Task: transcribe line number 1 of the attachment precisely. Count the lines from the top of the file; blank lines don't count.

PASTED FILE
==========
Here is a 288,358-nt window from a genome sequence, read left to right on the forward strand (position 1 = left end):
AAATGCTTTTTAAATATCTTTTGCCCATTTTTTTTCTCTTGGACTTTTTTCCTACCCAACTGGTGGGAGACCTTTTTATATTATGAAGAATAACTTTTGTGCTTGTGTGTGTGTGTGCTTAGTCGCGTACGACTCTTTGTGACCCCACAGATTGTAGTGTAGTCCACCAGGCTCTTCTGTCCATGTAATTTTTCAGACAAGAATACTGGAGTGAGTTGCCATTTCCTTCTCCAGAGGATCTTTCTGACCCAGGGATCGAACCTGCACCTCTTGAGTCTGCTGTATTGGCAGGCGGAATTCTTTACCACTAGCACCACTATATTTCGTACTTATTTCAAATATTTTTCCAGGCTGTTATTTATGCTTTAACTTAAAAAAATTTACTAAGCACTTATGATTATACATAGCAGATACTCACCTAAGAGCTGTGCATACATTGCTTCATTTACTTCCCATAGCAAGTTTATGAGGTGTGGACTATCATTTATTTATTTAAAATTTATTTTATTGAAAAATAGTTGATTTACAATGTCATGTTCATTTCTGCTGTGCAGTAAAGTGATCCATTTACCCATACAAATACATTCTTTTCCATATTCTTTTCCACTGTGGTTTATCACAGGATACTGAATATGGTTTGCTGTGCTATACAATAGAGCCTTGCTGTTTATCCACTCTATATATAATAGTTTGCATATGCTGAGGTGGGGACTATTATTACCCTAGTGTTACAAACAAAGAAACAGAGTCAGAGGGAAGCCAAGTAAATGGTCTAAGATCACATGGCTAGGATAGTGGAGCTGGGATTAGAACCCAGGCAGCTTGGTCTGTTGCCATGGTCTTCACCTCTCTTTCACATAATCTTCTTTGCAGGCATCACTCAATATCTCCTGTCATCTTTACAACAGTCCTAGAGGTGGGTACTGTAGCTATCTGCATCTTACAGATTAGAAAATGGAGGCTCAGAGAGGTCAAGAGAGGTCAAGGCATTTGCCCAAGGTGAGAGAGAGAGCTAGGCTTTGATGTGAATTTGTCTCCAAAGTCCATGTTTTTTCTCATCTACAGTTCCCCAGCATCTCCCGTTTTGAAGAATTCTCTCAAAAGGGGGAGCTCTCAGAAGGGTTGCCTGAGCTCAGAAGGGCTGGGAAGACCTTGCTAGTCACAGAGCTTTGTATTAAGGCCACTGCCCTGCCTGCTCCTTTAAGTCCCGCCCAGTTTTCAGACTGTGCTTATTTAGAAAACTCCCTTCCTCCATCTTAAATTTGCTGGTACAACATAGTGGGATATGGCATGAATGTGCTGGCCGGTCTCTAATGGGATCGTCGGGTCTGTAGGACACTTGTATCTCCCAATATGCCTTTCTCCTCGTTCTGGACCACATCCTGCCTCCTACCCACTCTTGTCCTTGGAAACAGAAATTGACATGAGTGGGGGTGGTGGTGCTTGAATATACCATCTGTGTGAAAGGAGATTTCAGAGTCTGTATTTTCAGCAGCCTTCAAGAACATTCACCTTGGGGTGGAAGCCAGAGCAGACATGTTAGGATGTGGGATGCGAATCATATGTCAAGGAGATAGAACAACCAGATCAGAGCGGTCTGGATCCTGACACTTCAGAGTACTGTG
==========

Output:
Here is a 288,358-nt window from a genome sequence, read left to right on the forward strand (position 1 = left end):